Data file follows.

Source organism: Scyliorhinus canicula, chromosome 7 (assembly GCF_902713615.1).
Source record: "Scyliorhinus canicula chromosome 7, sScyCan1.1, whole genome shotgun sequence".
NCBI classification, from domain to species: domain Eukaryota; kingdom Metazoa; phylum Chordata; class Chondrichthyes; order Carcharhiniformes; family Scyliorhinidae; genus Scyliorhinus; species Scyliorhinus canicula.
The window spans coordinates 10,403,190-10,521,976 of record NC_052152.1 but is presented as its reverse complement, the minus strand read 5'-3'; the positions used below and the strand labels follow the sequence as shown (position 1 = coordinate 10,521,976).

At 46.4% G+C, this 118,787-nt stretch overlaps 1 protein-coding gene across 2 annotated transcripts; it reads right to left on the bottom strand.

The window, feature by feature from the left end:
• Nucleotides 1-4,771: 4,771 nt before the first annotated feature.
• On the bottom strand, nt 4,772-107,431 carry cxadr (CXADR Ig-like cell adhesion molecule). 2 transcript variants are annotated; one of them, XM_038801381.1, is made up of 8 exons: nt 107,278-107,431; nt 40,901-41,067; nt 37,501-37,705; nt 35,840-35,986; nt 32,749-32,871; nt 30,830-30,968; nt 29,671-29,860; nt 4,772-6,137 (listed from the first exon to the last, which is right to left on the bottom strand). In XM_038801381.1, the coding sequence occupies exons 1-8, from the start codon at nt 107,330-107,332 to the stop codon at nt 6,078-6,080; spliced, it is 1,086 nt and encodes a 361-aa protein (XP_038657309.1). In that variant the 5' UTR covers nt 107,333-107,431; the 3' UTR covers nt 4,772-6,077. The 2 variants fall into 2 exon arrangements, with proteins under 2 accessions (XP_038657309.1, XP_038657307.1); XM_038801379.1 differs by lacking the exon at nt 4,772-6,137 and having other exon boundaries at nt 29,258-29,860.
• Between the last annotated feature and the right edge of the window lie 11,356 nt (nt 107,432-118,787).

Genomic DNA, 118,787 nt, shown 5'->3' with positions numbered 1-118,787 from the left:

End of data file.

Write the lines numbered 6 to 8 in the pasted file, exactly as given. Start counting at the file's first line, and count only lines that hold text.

The window, feature by feature from the left end:
• Nucleotides 1-4,771: 4,771 nt before the first annotated feature.
• On the bottom strand, nt 4,772-107,431 carry cxadr (CXADR Ig-like cell adhesion molecule). 2 transcript variants are annotated; one of them, XM_038801381.1, is made up of 8 exons: nt 107,278-107,431; nt 40,901-41,067; nt 37,501-37,705; nt 35,840-35,986; nt 32,749-32,871; nt 30,830-30,968; nt 29,671-29,860; nt 4,772-6,137 (listed from the first exon to the last, which is right to left on the bottom strand). In XM_038801381.1, the coding sequence occupies exons 1-8, from the start codon at nt 107,330-107,332 to the stop codon at nt 6,078-6,080; spliced, it is 1,086 nt and encodes a 361-aa protein (XP_038657309.1). In that variant the 5' UTR covers nt 107,333-107,431; the 3' UTR covers nt 4,772-6,077. The 2 variants fall into 2 exon arrangements, with proteins under 2 accessions (XP_038657309.1, XP_038657307.1); XM_038801379.1 differs by lacking the exon at nt 4,772-6,137 and having other exon boundaries at nt 29,258-29,860.